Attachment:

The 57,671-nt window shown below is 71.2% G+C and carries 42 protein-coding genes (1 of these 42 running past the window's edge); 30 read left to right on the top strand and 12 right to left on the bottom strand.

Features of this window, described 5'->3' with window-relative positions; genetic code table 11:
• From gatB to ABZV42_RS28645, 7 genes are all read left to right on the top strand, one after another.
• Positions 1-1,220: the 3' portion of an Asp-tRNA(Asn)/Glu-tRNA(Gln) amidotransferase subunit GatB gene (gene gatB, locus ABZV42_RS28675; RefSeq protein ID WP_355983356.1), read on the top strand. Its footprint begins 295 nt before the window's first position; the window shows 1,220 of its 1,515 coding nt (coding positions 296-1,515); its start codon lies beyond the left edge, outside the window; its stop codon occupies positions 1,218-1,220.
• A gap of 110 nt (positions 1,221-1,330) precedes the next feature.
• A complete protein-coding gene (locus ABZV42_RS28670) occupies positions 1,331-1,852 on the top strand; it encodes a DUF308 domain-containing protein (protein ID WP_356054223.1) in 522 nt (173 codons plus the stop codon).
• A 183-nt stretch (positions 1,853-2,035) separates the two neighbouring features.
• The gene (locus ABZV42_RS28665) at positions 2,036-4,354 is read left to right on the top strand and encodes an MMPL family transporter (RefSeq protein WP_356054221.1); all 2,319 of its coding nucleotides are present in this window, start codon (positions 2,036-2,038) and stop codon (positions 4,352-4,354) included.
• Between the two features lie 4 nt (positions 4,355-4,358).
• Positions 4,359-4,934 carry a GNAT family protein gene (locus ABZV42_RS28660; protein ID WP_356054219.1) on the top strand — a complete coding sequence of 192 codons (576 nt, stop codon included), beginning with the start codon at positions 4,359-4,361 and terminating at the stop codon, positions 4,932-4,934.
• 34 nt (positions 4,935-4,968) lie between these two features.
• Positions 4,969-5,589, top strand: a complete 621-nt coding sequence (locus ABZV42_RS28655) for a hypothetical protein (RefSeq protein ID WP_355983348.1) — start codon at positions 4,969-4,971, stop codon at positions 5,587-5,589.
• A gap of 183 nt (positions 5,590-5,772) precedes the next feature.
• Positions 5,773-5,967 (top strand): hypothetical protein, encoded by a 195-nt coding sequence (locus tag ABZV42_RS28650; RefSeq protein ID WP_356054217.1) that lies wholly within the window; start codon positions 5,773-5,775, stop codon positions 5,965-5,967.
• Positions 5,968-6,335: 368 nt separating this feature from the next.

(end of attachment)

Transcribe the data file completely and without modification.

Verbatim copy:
The 57,671-nt window shown below is 71.2% G+C and carries 42 protein-coding genes (1 of these 42 running past the window's edge); 30 read left to right on the top strand and 12 right to left on the bottom strand.

Features of this window, described 5'->3' with window-relative positions; genetic code table 11:
• From gatB to ABZV42_RS28645, 7 genes are all read left to right on the top strand, one after another.
• Positions 1-1,220: the 3' portion of an Asp-tRNA(Asn)/Glu-tRNA(Gln) amidotransferase subunit GatB gene (gene gatB, locus ABZV42_RS28675; RefSeq protein ID WP_355983356.1), read on the top strand. Its footprint begins 295 nt before the window's first position; the window shows 1,220 of its 1,515 coding nt (coding positions 296-1,515); its start codon lies beyond the left edge, outside the window; its stop codon occupies positions 1,218-1,220.
• A gap of 110 nt (positions 1,221-1,330) precedes the next feature.
• A complete protein-coding gene (locus ABZV42_RS28670) occupies positions 1,331-1,852 on the top strand; it encodes a DUF308 domain-containing protein (protein ID WP_356054223.1) in 522 nt (173 codons plus the stop codon).
• A 183-nt stretch (positions 1,853-2,035) separates the two neighbouring features.
• The gene (locus ABZV42_RS28665) at positions 2,036-4,354 is read left to right on the top strand and encodes an MMPL family transporter (RefSeq protein WP_356054221.1); all 2,319 of its coding nucleotides are present in this window, start codon (positions 2,036-2,038) and stop codon (positions 4,352-4,354) included.
• Between the two features lie 4 nt (positions 4,355-4,358).
• Positions 4,359-4,934 carry a GNAT family protein gene (locus ABZV42_RS28660; protein ID WP_356054219.1) on the top strand — a complete coding sequence of 192 codons (576 nt, stop codon included), beginning with the start codon at positions 4,359-4,361 and terminating at the stop codon, positions 4,932-4,934.
• 34 nt (positions 4,935-4,968) lie between these two features.
• Positions 4,969-5,589, top strand: a complete 621-nt coding sequence (locus ABZV42_RS28655) for a hypothetical protein (RefSeq protein ID WP_355983348.1) — start codon at positions 4,969-4,971, stop codon at positions 5,587-5,589.
• A gap of 183 nt (positions 5,590-5,772) precedes the next feature.
• Positions 5,773-5,967 (top strand): hypothetical protein, encoded by a 195-nt coding sequence (locus tag ABZV42_RS28650; RefSeq protein ID WP_356054217.1) that lies wholly within the window; start codon positions 5,773-5,775, stop codon positions 5,965-5,967.
• Positions 5,968-6,335: 368 nt separating this feature from the next.